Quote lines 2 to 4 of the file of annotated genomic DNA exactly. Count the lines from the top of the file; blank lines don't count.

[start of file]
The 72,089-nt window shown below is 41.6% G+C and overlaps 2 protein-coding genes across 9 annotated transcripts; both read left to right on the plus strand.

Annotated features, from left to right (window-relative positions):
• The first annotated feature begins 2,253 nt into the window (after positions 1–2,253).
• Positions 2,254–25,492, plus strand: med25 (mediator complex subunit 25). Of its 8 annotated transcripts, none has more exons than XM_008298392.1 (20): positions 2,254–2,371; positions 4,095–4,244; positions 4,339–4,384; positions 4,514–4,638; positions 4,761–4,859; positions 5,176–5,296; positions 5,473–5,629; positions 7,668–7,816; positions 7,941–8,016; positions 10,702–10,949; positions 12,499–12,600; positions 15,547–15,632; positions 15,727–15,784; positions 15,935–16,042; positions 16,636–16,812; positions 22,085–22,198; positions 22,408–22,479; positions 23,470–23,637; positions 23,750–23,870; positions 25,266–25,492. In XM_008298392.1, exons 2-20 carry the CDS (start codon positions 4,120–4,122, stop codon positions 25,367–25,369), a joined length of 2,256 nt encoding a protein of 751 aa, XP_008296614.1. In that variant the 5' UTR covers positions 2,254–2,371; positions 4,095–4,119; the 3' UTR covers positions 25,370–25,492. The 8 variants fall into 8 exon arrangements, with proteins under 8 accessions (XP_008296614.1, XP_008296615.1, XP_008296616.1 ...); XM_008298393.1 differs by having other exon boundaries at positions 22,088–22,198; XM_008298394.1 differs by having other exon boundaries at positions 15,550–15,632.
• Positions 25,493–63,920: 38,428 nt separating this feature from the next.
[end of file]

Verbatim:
Annotated features, from left to right (window-relative positions):
• The first annotated feature begins 2,253 nt into the window (after positions 1–2,253).
• Positions 2,254–25,492, plus strand: med25 (mediator complex subunit 25). Of its 8 annotated transcripts, none has more exons than XM_008298392.1 (20): positions 2,254–2,371; positions 4,095–4,244; positions 4,339–4,384; positions 4,514–4,638; positions 4,761–4,859; positions 5,176–5,296; positions 5,473–5,629; positions 7,668–7,816; positions 7,941–8,016; positions 10,702–10,949; positions 12,499–12,600; positions 15,547–15,632; positions 15,727–15,784; positions 15,935–16,042; positions 16,636–16,812; positions 22,085–22,198; positions 22,408–22,479; positions 23,470–23,637; positions 23,750–23,870; positions 25,266–25,492. In XM_008298392.1, exons 2-20 carry the CDS (start codon positions 4,120–4,122, stop codon positions 25,367–25,369), a joined length of 2,256 nt encoding a protein of 751 aa, XP_008296614.1. In that variant the 5' UTR covers positions 2,254–2,371; positions 4,095–4,119; the 3' UTR covers positions 25,370–25,492. The 8 variants fall into 8 exon arrangements, with proteins under 8 accessions (XP_008296614.1, XP_008296615.1, XP_008296616.1 ...); XM_008298393.1 differs by having other exon boundaries at positions 22,088–22,198; XM_008298394.1 differs by having other exon boundaries at positions 15,550–15,632.